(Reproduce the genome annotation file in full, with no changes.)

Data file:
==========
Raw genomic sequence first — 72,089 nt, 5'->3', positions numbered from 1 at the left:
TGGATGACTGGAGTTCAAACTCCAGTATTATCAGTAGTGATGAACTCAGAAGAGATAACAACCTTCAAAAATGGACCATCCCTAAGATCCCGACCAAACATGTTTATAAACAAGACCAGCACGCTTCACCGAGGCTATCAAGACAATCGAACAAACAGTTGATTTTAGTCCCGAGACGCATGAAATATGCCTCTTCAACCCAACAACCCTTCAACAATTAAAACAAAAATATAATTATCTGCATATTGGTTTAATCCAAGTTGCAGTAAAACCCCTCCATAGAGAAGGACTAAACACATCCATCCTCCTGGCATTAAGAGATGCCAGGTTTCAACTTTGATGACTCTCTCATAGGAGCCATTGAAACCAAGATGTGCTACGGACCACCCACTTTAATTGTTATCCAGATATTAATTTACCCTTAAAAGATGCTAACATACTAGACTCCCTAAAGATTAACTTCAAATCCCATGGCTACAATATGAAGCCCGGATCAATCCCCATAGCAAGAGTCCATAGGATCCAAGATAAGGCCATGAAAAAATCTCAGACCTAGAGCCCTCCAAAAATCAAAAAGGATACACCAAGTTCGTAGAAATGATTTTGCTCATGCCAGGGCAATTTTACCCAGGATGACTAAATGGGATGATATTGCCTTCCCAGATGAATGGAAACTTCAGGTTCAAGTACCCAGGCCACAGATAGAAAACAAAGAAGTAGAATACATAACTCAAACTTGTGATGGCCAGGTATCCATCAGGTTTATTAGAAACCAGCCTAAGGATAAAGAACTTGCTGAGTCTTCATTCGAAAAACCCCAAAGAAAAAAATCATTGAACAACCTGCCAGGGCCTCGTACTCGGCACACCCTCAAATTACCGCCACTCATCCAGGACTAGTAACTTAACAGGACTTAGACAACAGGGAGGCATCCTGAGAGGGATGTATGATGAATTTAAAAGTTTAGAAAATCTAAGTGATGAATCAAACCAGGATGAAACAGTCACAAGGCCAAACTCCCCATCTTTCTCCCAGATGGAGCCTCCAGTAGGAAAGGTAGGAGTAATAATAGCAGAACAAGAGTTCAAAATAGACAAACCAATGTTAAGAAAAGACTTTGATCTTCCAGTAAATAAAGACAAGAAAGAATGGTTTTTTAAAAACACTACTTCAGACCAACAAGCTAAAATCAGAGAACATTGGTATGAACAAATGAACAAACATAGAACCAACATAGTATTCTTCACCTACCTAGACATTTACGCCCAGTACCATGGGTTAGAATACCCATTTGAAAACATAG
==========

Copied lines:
Raw genomic sequence first — 72,089 nt, 5'->3', positions numbered from 1 at the left:
TGGATGACTGGAGTTCAAACTCCAGTATTATCAGTAGTGATGAACTCAGAAGAGATAACAACCTTCAAAAATGGACCATCCCTAAGATCCCGACCAAACATGTTTATAAACAAGACCAGCACGCTTCACCGAGGCTATCAAGACAATCGAACAAACAGTTGATTTTAGTCCCGAGACGCATGAAATATGCCTCTTCAACCCAACAACCCTTCAACAATTAAAACAAAAATATAATTATCTGCATATTGGTTTAATCCAAGTTGCAGTAAAACCCCTCCATAGAGAAGGACTAAACACATCCATCCTCCTGGCATTAAGAGATGCCAGGTTTCAACTTTGATGACTCTCTCATAGGAGCCATTGAAACCAAGATGTGCTACGGACCACCCACTTTAATTGTTATCCAGATATTAATTTACCCTTAAAAGATGCTAACATACTAGACTCCCTAAAGATTAACTTCAAATCCCATGGCTACAATATGAAGCCCGGATCAATCCCCATAGCAAGAGTCCATAGGATCCAAGATAAGGCCATGAAAAAATCTCAGACCTAGAGCCCTCCAAAAATCAAAAAGGATACACCAAGTTCGTAGAAATGATTTTGCTCATGCCAGGGCAATTTTACCCAGGATGACTAAATGGGATGATATTGCCTTCCCAGATGAATGGAAACTTCAGGTTCAAGTACCCAGGCCACAGATAGAAAACAAAGAAGTAGAATACATAACTCAAACTTGTGATGGCCAGGTATCCATCAGGTTTATTAGAAACCAGCCTAAGGATAAAGAACTTGCTGAGTCTTCATTCGAAAAACCCCAAAGAAAAAAATCATTGAACAACCTGCCAGGGCCTCGTACTCGGCACACCCTCAAATTACCGCCACTCATCCAGGACTAGTAACTTAACAGGACTTAGACAACAGGGAGGCATCCTGAGAGGGATGTATGATGAATTTAAAAGTTTAGAAAATCTAAGTGATGAATCAAACCAGGATGAAACAGTCACAAGGCCAAACTCCCCATCTTTCTCCCAGATGGAGCCTCCAGTAGGAAAGGTAGGAGTAATAATAGCAGAACAAGAGTTCAAAATAGACAAACCAATGTTAAGAAAAGACTTTGATCTTCCAGTAAATAAAGACAAGAAAGAATGGTTTTTTAAAAACACTACTTCAGACCAACAAGCTAAAATCAGAGAACATTGGTATGAACAAATGAACAAACATAGAACCAACATAGTATTCTTCACCTACCTAGACATTTACGCCCAGTACCATGGGTTAGAATACCCATTTGAAAACATAG